Canonical resource URI:
http://purl.org/phylo/treebase/phylows/study/TB2:S1915
 Other versions:
Nexus
NeXML
 Show BibTeX reference
@ARTICLE{TreeBASE2Ref16246,
author = {Clemens Lakner and P. v. d. Mark and John P. Huelsenbeck and Bret Larget and Fredrik Ronquist},
title = {Efficiency of Markov Chain Monte Carlo Tree Proposals in Bayesian Phylogenetics.},
year = {2008},
keywords = {},
doi = {10.1080/10635150801886156},
url = {},
pmid = {},
journal = {Systematic Biology},
volume = {57},
number = {1},
pages = {86103},
abstract = {The main limiting factor in Bayesian MCMC analysis of phylogeny is typically the efficiency with which topology proposals sample tree space. Here we evaluate the performance of seven different proposal mechanisms, including most of those used in current Bayesian phylogenetics software. We sampled 12 empirical DNA data sets  ranging in size from 27 to 71 taxa and from 378 to 2,520 sites  under difficult conditions: short runs, no Metropoliscoupling, and an oversimplified substitution model producing difficult tree spaces (Jukes Cantor with equal site rates). Convergence was assessed by comparison to reference samples obtained from multiple Metropoliscoupled runs. We find that proposals producing topology changes as a side effect of branch length changes (LOCAL and Continuous Change) consistently perform worse than those involving stochastic branchrearrangements (nearest neighbor interchange, subtree pruning and regrafting, tree bisection and reconnection, or subtree swapping). Among the latter, moves that use an extension mechanism to mix local with more distant rearrangements show better overall performance than those involving only local or only random rearrangements. Moves with only local rearrangements tend to mix well but have long burnin periods, while moves with random rearrangements often show the reverse pattern. Combinations of moves tend to perform better than single moves. The time to convergence can be shortened considerably by starting with a good tree but this comes at the cost of compromising convergence diagnostics based on overdispersed starting points. Our results have important implications for developers of Bayesian MCMC implementations and for the large group of users of Bayesian phylogenetics software.}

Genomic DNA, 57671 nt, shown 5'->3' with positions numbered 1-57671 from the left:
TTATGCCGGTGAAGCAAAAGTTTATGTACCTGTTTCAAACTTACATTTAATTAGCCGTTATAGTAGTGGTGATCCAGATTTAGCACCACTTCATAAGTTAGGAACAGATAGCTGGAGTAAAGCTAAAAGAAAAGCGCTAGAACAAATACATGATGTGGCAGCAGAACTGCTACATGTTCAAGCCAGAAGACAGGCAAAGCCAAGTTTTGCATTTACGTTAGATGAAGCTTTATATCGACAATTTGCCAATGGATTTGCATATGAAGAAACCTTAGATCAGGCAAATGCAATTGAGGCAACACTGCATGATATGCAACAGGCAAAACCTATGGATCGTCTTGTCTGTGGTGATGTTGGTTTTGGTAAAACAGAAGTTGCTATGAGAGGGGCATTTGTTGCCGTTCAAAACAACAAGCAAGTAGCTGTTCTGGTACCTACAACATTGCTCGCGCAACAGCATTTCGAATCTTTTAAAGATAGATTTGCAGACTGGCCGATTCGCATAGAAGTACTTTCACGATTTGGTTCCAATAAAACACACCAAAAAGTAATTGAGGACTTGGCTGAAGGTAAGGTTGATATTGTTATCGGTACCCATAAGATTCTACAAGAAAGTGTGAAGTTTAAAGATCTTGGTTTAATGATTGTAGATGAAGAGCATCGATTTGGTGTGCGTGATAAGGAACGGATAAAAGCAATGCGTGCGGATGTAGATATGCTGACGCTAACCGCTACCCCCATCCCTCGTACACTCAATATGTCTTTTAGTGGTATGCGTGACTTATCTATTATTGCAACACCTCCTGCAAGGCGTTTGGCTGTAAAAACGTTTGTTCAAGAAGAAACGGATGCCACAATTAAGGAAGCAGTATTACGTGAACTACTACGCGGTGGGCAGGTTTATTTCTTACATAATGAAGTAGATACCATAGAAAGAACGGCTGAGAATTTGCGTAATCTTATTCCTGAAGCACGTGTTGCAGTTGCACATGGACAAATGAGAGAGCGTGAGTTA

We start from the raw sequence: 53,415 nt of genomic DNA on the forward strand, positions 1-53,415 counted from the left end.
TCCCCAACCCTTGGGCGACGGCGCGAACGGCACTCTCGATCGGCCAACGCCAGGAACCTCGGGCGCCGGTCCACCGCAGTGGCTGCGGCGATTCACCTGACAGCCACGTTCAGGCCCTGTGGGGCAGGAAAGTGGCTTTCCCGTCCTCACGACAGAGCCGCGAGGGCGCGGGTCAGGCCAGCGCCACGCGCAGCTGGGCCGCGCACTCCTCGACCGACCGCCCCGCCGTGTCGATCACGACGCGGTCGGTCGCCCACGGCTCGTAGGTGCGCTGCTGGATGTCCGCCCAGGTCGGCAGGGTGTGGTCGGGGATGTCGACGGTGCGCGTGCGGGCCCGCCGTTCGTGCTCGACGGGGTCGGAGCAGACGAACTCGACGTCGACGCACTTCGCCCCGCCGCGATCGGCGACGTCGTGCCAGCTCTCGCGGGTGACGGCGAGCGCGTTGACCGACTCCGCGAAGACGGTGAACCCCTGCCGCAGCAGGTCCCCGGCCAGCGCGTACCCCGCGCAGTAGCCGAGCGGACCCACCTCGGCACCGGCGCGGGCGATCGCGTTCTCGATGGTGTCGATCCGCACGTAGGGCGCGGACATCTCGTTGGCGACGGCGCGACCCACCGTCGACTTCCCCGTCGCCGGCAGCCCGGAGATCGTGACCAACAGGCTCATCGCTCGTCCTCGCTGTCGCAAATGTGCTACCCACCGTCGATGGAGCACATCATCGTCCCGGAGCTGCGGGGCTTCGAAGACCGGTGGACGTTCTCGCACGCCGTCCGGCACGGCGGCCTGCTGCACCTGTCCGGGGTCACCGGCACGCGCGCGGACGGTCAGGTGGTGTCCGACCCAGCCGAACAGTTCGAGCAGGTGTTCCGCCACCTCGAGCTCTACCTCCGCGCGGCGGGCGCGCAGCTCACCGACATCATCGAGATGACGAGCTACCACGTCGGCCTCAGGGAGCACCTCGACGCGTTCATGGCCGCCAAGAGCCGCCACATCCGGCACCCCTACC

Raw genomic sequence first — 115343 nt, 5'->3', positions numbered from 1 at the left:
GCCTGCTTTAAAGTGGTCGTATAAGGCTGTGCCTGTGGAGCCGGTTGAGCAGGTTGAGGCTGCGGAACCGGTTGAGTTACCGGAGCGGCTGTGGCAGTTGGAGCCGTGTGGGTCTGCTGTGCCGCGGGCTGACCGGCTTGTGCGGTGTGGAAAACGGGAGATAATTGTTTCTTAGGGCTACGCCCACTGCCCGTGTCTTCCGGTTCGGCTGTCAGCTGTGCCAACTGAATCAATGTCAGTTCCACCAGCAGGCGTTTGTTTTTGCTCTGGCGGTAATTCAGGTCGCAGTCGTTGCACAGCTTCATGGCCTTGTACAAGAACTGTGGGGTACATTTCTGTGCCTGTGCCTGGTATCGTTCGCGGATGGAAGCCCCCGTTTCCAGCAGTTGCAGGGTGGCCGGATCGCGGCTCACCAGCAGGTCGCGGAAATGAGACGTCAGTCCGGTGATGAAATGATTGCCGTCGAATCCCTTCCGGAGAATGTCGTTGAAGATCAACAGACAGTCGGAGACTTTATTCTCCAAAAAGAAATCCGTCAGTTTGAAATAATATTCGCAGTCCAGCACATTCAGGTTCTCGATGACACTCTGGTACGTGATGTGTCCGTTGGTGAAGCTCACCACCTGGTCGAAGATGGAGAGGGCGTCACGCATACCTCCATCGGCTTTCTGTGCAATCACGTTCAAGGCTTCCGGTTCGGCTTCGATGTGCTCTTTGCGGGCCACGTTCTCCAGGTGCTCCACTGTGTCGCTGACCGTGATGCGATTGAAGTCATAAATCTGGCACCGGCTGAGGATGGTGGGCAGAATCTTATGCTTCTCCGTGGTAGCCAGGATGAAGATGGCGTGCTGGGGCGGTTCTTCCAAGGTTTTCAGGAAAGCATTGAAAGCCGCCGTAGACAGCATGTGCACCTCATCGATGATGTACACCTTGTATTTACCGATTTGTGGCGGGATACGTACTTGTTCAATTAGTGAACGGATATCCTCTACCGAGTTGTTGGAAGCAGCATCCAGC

}
 Show RIS reference
TY  JOUR
ID  16246
AU  Lakner,Clemens
AU  Mark,P. v. d.
AU  Huelsenbeck,John P.
AU  Larget,Bret
AU  Ronquist,Fredrik
T1  Efficiency of Markov Chain Monte Carlo Tree Proposals in Bayesian Phylogenetics.
PY  2008
KW 
UR  http://dx.doi.org/10.1080/10635150801886156
N2  The main limiting factor in Bayesian MCMC analysis of phylogeny is typically the efficiency with which topology proposals sample tree space. Here we evaluate the performance of seven different proposal mechanisms, including most of those used in current Bayesian phylogenetics software. We sampled 12 empirical DNA data sets  ranging in size from 27 to 71 taxa and from 378 to 2,520 sites  under difficult conditions: short runs, no Metropoliscoupling, and an oversimplified substitution model producing difficult tree spaces (Jukes Cantor with equal site rates). Convergence was assessed by comparison to reference samples obtained from multiple Metropoliscoupled runs. We find that proposals producing topology changes as a side effect of branch length changes (LOCAL and Continuous Change) consistently perform worse than those involving stochastic branchrearrangements (nearest neighbor interchange, subtree pruning and regrafting, tree bisection and reconnection, or subtree swapping). Among the latter, moves that use an extension mechanism to mix local with more distant rearrangements show better overall performance than those involving only local or only random rearrangements. Moves with only local rearrangements tend to mix well but have long burnin periods, while moves with random rearrangements often show the reverse pattern. Combinations of moves tend to perform better than single moves. The time to convergence can be shortened considerably by starting with a good tree but this comes at the cost of compromising convergence diagnostics based on overdispersed starting points. Our results have important implications for developers of Bayesian MCMC implementations and for the large group of users of Bayesian phylogenetics software.
L3  10.1080/10635150801886156
JF  Systematic Biology
VL  57
IS  1
SP  86
EP  103
ER